3. in a long process (such as glycolysis) often slowest step is regulated (see ch 9)
What is the difference between a ribose sugar and a deoxyrobose sugar?
Ribose: OH group attached to 2’ (5 o'clock)carbon

Deoxyribose: H attached to the 2’ carbon
Where is the phospate group of a nuclotide attach to a sugar
At the 5'carbon (the one that hangs off of the ring at the 10:00 position)
Where does the nitrogen base of a nucleotide attach to a sugar?
1' (3:00 position)
What are the Pyrimidines (single ring)(the small ones)
a. Cytosine
b. Uracil
c. Thymine
What are the purines? (dbl ring/the big ones)
a. Guanine
b. Adenine
What is a Phosphodiester linkage or bond
Bond between phosphate group of one nucleotide and hydroxyl group of sugar (at the 3')of second
What is the structure of starch?
1. polymer of α-glucose (6 carbon sugar)molecules (the OH coming of the 1' carbon is on the bottomn)
a.α-1 (3:00),4 (9:00)linkage
2. forms a helix
3. Actually a mixture of two polysaccharides (branched and unbranched)
a. amylose- unbranched helix
b. amylopectin- branched
What is amylose? What is its structure?
an unbranched helix component of starch.
What is amylopectin? What is its structure?
a branched helix component of starch.
What is glycogen? What is its structure?
glycogen is used for storage in animals. It is a polysacheride of alpha-glucose. It is helical and HIGHLY branched
What is cellulose? What is its structure?
structural function in plants (cell wall)
1. polymer of a β-glucose
2. joind by 1, 4 linkages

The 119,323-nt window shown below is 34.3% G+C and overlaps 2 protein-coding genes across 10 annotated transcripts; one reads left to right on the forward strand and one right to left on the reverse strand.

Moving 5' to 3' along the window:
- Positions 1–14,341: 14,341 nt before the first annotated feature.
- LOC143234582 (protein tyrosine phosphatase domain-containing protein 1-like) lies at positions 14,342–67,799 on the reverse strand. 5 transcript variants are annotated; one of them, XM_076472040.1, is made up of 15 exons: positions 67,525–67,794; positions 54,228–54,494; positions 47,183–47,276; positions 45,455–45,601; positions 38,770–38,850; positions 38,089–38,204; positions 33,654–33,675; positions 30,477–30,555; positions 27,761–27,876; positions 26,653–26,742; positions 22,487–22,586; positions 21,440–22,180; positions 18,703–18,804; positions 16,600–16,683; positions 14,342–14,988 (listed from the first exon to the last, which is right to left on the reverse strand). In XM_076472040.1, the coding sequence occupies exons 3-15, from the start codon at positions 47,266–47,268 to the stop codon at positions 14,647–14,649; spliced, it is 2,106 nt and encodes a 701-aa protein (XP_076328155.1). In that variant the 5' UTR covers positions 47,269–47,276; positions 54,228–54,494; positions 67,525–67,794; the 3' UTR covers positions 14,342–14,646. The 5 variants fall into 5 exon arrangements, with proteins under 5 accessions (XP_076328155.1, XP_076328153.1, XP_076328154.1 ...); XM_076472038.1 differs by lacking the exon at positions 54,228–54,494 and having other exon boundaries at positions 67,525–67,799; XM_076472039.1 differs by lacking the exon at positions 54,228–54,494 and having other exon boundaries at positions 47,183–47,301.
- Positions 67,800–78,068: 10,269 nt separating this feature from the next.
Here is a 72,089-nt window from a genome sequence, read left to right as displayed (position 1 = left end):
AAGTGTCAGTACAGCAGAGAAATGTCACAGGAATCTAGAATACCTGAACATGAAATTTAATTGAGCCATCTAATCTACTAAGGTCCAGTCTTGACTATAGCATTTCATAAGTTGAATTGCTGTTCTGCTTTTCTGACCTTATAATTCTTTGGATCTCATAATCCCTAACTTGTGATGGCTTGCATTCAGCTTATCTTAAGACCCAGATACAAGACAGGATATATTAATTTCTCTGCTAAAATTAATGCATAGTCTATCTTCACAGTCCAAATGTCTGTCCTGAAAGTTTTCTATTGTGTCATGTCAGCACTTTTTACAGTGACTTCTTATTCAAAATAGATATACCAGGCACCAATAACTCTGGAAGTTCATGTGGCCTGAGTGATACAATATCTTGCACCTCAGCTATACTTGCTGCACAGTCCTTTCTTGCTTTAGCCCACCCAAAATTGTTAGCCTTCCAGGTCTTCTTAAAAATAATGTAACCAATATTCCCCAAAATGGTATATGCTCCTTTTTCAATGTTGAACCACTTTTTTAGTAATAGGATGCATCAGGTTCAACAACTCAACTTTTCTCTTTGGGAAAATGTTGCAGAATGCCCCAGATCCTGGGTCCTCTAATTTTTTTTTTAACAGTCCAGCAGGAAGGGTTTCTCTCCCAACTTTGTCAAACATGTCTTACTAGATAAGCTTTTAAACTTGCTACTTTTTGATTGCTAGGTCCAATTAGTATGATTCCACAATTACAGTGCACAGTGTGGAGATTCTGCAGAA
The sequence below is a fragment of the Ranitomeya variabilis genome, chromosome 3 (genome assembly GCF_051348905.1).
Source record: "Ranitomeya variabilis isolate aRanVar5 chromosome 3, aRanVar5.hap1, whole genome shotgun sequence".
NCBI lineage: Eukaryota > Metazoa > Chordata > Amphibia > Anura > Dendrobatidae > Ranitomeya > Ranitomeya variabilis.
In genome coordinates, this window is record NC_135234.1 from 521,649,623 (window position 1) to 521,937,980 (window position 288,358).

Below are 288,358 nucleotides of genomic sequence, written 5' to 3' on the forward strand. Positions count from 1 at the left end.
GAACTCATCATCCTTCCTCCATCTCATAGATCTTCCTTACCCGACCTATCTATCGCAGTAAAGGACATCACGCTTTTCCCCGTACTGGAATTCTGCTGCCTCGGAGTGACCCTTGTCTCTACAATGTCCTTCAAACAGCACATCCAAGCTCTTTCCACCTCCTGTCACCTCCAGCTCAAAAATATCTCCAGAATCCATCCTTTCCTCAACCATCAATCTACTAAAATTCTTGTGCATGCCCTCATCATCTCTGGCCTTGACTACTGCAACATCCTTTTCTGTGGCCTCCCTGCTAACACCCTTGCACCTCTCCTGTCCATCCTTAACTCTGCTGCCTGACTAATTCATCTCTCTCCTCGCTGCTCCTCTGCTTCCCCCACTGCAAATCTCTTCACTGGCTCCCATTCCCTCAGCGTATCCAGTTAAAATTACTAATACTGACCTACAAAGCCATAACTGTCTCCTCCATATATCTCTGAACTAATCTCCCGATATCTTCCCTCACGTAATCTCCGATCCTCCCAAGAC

3. glucose momomer is flipped
a. therefore parallel strands form H bonds making cellulose very rigid
4. indigestible by almost everything but microscopic organisms
What are Glycoprotein molecules?
molecules that project outward from cell and act as an ID strip
a protein that is covalently bonded to a carb—usually a short chain of sugars
each cell type has a specific ID
What is a lipid?
catch all term for carbon containing compounds that are found in organisms and are largely nonpolar and hydrophobic
What are hydrocarbons?
1. molecules containing only carbons and hydrogens
2. they are nonpolar and therefore hydrophobic
3. lipids have significant hydrocarbon compounds and therefore are hydrophibic and do not dissolve in water
What are fatty acids?
1. Hydrocarbon chain (hydrophobic)connected to a carboxyl (COOH) [carboxylic acid] (Hydrophilic)
2. When placed in water fatty acids associate in droplets called micelles
What are micells?
droplets of fatty acids that form in water
1. in micells hydrophobic chains point inward (to avoid the water)
a. these hydrophobic molecules can be “dissolved” in the interior of the micelle (not in water)
2. charged acid ends face outward (towards the water solution)
what are saturated fatty acids?
1. no C=C dbl bonds
2. linear molecules
What are unsaturated fatty acids?
1. C=C dbl bonds
2. kinked because the C=C bonds are rigid
what is Isoprene?
key building block of lipids
What are Neutral Fats?
molecule of glycerol ( three carbon tri-alcohol) esterfied (acids and alcohols react to form esters) to three fatty acid molecules
Not found in membranes but rather in fat
Very energy rich
What are Phospolipids?
a phosphate group linked to a glycerol and either 2 fatty acid chains or two isoprene chains
-major component of cell membranes
-the molecule is highly charged at one end and very hydrophobic at the other.
-it can form bilayers in which the fatty acids face each other in the interior of the bilayer and the phosphate ends project out
What are streoids? why are they classified as lipids?
they are 4 ring structure made of Isoprene subunits
they are NOT made of fatty acids but are considered lipids because of their insolubility in water